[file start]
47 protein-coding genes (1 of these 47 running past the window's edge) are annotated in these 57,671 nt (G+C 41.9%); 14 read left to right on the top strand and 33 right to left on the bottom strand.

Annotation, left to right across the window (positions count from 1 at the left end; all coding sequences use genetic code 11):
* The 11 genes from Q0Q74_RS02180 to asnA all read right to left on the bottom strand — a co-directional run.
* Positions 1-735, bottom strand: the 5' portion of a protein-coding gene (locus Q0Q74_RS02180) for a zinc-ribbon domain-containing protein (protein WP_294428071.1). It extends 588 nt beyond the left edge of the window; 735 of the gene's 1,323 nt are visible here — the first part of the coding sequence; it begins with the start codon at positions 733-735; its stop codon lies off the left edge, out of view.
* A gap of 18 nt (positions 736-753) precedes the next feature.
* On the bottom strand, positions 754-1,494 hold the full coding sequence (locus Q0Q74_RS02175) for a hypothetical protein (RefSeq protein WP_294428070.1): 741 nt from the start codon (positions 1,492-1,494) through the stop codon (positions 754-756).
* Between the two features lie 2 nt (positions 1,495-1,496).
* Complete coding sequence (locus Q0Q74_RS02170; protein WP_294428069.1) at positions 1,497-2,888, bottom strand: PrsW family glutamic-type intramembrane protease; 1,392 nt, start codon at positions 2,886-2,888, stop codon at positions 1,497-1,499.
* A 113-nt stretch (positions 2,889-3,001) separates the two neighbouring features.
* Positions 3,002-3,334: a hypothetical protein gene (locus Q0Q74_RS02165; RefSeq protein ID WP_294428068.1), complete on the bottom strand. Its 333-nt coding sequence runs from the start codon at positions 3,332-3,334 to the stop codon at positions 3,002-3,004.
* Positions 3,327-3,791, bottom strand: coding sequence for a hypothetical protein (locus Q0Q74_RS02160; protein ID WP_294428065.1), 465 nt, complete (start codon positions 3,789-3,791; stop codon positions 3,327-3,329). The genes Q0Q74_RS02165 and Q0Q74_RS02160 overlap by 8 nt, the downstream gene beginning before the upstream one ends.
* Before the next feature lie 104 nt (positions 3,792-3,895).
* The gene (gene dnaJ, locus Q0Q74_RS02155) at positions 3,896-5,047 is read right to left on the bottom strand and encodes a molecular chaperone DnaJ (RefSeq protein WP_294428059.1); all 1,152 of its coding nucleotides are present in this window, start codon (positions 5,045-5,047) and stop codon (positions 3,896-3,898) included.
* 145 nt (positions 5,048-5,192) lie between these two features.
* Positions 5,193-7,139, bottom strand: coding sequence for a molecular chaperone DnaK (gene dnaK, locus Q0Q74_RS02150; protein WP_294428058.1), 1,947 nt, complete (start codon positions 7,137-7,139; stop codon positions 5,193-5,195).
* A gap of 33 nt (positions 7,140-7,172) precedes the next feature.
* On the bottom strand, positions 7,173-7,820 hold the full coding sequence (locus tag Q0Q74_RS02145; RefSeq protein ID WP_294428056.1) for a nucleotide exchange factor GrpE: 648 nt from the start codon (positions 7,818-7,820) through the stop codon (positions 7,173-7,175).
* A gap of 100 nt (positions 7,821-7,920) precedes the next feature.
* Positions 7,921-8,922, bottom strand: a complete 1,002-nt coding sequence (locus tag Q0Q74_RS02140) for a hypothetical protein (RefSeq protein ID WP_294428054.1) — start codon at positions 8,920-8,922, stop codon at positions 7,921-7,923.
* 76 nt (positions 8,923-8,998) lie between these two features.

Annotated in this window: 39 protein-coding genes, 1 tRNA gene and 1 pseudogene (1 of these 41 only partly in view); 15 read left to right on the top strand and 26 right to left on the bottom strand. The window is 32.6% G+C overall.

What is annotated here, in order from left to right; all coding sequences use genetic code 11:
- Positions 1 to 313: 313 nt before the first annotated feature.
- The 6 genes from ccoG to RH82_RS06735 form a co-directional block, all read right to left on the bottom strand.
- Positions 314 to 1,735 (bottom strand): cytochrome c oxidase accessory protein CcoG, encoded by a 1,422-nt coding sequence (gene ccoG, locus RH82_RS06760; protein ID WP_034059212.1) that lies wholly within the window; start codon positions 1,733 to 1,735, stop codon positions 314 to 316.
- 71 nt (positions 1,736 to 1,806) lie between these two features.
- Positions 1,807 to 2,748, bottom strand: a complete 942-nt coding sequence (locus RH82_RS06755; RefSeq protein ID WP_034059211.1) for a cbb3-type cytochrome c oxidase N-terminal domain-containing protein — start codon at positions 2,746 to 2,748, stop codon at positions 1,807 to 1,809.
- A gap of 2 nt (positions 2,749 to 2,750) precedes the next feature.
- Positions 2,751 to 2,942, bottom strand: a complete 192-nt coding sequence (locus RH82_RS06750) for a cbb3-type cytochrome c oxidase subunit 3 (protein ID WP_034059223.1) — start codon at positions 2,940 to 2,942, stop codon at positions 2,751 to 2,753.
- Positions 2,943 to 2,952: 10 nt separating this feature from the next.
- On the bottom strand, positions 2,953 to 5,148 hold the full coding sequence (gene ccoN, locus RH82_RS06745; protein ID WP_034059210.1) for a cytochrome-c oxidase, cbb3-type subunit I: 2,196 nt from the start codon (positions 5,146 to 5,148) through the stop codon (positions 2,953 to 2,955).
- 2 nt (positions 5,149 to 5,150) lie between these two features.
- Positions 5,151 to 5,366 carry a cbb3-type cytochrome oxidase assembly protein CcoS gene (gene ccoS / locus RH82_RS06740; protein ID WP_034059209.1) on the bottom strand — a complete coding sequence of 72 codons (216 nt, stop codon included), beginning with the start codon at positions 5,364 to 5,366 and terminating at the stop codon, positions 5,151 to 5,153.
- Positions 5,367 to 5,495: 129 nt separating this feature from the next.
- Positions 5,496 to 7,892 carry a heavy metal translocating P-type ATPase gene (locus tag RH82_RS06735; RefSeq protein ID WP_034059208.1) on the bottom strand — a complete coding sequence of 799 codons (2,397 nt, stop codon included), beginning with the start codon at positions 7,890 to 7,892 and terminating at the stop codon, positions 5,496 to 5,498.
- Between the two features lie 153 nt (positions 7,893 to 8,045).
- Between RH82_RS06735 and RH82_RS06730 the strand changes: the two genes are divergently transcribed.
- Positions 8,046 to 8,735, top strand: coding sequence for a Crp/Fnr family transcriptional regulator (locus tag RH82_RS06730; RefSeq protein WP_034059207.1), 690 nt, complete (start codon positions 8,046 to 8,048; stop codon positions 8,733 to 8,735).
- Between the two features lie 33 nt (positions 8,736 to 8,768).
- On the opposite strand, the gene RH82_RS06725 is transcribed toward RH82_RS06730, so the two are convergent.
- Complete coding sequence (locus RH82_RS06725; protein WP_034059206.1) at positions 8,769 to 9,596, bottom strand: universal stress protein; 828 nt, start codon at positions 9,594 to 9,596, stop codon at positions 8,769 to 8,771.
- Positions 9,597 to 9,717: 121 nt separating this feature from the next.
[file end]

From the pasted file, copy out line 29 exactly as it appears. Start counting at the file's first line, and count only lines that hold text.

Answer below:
- Positions 2,751 to 2,942, bottom strand: a complete 192-nt coding sequence (locus RH82_RS06750) for a cbb3-type cytochrome c oxidase subunit 3 (protein ID WP_034059223.1) — start codon at positions 2,940 to 2,942, stop codon at positions 2,751 to 2,753.